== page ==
Nearly 30 states have some sort of approval of medical marijuana or cannabis, and nine states (including the District of Columbia) have taken the step of legalizing recreational marijuana use. This week, the U.K.-owned GW Pharmaceuticals won unanimous approval from an expert panel at the FDA to market its cannabidiol (CBD) drug, Epidiolex, in the U.S. They are seeking to market Epidiolex to treat Lennox-Gastaut and Dravet syndromes, two rare epilepsy conditions that occur in very young children. These diseases are rarely responsive to other drugs.

If Epidiolex receives full FDA approval (an announcement will be forthcoming in June of this year), it will likely be the beginning of a domino effect that will lead to the declassification or reclassification of how the cannabis plant and its derivatives are classified in the Controlled Substances Act. Currently, cannabis is listed as Schedule I, which means that it has no medical value and pharmaceutical companies aren’t allowed to make it.

In order for Epidiolex to win complete approval and be marketed, it must receive a positive decision by the U.S. Drug Enforcement Administration (DEA) and the FDA’s parent agency, the U.S. Department of Health and Human Services. Despite years of anecdotal evidence and the many states approving cannabis for medical or recreational use, to date, the DEA has been recalcitrant to re- or de-classifying cannabis from Schedule 1 because CBD exists in cannabis along with tetrahydrocannabinol (THC), which is known to produce the intoxicating or euphoric effects of cannabis. Interestingly, the Federal government itself owns a U.S. patent (US 6,630,507) relating to the use of cannabinoids in treating certain diseases. Although, CBD itself is not intoxicating, because CBD coexists with THC in cannabis plants, the DEA has maintained that CBD is considered an illegal substance—just like other marijuana products. Currently, in states that have legalized medical and recreational marijuana products, even products sold as “CBD-only,” typically contain other compounds—or cannabinoids—including THC, even in minute amounts.

Even CBD derived from industrial hemp plants (cannabis plants which do not contain THC but from which other cannabinoids, such as CBD, can be extracted) is considered to be Schedule 1. Although the DEA has broad discretion in how it interprets and enforces the Controlled Substances Act, courts have been equivocal on the issue of substances derived from the cannabis plant versus those derived from hemp plants. One argument is that substances derived from the cannabis plant fall under the Controlled Substances Act and are scheduled as Schedule 1, while products derived from the mature stalks (i.e. hemp) should not be controlled. Thus, if a company could extract pure CBD with no detectable amount of THC from a hemp plant, a plain reading of the Controlled Substances Act could provide cover for its legality.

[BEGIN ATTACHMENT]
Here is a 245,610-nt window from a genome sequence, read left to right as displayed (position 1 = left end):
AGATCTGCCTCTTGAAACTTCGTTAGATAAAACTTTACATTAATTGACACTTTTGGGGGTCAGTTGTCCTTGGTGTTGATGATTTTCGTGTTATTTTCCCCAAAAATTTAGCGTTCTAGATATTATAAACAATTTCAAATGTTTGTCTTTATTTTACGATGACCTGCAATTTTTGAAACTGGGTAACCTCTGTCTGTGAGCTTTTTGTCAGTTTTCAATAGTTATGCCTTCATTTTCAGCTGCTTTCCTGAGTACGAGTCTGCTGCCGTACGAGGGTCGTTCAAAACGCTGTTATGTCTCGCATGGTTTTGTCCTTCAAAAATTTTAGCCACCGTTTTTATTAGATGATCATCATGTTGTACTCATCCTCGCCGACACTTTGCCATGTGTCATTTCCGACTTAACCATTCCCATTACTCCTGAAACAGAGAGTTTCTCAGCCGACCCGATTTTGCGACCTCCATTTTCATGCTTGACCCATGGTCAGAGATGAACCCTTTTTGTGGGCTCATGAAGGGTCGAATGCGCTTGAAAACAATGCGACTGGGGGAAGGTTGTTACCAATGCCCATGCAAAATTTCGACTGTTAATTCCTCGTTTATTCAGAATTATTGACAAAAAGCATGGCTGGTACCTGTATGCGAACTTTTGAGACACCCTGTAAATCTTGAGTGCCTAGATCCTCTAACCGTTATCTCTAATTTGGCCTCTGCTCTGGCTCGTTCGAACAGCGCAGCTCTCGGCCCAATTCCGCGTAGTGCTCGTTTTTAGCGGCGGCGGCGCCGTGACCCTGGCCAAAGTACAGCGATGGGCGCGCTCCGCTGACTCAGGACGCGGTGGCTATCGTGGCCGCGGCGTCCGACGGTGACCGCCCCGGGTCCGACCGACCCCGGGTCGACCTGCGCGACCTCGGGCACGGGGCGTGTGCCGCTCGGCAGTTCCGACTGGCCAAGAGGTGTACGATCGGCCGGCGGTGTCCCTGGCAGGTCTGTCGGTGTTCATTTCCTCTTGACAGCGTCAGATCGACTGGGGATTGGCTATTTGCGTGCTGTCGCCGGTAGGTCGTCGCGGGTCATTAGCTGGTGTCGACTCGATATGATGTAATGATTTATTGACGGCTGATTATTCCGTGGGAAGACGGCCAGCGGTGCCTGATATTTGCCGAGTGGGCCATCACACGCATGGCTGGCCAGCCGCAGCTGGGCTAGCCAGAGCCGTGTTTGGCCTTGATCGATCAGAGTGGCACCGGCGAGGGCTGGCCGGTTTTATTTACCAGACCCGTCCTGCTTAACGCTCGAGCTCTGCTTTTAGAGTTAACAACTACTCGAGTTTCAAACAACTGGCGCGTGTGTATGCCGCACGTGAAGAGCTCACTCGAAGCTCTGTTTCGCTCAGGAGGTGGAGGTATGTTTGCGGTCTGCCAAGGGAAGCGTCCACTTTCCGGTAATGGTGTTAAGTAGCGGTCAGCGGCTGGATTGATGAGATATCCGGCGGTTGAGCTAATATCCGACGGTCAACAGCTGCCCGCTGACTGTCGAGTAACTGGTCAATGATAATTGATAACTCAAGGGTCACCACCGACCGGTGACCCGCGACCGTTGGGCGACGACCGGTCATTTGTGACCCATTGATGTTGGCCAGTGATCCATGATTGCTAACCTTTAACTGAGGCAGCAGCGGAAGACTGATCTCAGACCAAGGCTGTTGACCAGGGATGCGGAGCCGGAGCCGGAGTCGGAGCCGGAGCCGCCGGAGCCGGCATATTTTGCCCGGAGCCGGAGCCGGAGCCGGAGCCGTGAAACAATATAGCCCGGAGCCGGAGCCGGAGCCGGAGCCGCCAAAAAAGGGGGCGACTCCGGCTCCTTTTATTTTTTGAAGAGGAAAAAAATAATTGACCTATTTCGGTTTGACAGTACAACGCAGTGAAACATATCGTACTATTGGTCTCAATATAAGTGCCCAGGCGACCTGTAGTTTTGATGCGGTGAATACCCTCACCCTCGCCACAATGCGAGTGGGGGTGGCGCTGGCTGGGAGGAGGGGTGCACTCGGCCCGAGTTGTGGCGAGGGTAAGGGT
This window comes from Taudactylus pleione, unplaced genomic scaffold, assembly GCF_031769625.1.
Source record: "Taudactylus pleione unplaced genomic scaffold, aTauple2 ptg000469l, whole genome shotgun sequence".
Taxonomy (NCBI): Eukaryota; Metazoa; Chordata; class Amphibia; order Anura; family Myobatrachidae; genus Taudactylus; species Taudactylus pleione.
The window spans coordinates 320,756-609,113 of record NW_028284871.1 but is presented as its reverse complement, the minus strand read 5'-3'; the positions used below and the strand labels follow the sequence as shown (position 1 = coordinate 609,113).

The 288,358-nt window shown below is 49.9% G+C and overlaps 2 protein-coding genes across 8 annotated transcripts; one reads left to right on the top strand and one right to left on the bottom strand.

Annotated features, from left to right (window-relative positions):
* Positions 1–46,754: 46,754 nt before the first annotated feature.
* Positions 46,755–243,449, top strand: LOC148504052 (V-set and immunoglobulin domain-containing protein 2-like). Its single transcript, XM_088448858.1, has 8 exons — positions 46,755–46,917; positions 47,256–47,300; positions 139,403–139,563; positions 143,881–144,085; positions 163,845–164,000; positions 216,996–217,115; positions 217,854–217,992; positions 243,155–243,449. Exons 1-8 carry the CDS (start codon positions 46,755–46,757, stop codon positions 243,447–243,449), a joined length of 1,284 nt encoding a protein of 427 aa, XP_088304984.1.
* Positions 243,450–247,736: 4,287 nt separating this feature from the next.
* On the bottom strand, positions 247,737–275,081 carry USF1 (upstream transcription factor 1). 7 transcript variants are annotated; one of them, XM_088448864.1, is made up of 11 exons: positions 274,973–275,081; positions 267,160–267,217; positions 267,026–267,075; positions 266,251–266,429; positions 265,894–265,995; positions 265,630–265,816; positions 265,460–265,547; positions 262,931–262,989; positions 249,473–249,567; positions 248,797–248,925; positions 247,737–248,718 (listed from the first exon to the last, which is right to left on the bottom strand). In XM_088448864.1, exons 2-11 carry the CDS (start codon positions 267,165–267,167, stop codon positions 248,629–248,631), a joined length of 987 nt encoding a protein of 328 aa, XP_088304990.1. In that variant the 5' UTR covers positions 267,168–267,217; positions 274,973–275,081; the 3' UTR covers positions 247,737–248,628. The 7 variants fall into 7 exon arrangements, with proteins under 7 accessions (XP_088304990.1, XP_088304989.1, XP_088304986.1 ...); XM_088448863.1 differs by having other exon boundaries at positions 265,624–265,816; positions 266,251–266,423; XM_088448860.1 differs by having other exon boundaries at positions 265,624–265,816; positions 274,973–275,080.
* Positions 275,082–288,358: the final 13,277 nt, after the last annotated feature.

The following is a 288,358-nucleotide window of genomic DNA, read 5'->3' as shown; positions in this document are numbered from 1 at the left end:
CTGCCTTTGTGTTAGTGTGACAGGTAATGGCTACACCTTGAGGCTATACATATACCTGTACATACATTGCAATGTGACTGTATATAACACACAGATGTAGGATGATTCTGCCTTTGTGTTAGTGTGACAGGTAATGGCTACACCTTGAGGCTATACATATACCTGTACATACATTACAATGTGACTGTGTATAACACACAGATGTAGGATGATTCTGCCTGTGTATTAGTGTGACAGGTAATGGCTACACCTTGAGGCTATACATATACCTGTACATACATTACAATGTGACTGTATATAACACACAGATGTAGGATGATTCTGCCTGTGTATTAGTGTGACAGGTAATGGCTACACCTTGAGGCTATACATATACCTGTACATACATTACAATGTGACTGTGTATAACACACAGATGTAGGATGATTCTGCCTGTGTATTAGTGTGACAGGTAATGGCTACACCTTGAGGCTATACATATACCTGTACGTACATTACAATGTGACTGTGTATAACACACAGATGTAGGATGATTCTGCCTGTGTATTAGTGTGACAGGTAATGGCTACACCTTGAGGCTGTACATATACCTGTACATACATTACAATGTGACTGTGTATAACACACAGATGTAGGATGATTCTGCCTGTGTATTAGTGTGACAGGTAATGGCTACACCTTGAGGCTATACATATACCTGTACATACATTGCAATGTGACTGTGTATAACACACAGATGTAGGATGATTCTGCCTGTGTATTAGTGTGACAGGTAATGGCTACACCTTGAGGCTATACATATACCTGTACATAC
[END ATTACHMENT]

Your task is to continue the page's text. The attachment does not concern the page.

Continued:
Currently, strict rules emerging from a 2014 Farm Bill about the manner in which hemp can be grown in the U.S. make it illegal to grow for commercial purposes. However, Kentucky Republican Sen. Mitch McConnell recently introduced a bill in the U.S. Senate, which would take hemp out of the Controlled Substances Act and make it a mainstream crop after decades of prohibition. Hemp plants would be treated like any other crop and regulated by the U.S. Department of Agriculture, rather than the Department of Justice and its DEA. According to the bill, hemp would be defined as a Cannabis sativa plant at or below 0.3% THC. CBD derived from hemp thus would not likely be covered as a marijuana-derived product under the Controlled Substance Act and not be Schedule 1.

If Epidiolex is approved by the FDA in June, the DEA will then have to reschedule CBD since it will have been demonstrated to have a medical value. The FDA has previously approved other synthetic medications (i.e. Marinol® and Cesamet®) that resemble or are identical to THC to treat nausea from chemotherapy and other conditions. These are listed at Schedule III and Schedule II, respectively.

GW Pharmaceuticals does not indicate whether Epidiolex is derived from hemp or marijuana but instead comes from a proprietary strain of cannabis grown by GW Pharmaceuticals.

Full FDA approval of Epidiolex would be a blessing for parents of children with the debilitating and often fatal forms of epilepsy that this drug would treat. Parents often watch in horror of their children’s violent seizures, which can break bones. Worse, parents and families often are forced to move to states where CBD (typically as an oil) or marijuana is legal either recreationally or medically to obtain CBD oil for their children’s epilepsy. Alternatively, many parents resort to importing CBD oil illegally into their state through so called “underground railroads.” Having an approved and regulated medication available in a standard dose will allow these children to be treated anywhere, legally.

The potential approval of Epidiolex could very well open the door to controlled clinical trials for other uses of CBD and THC. The beginning of this domino effect may conceivably lead to the removal of cannabis and marijuana from Schedule 1 of the Controlled Substance Act, and hence the legalization of cannabis on the Federal level in all 50 states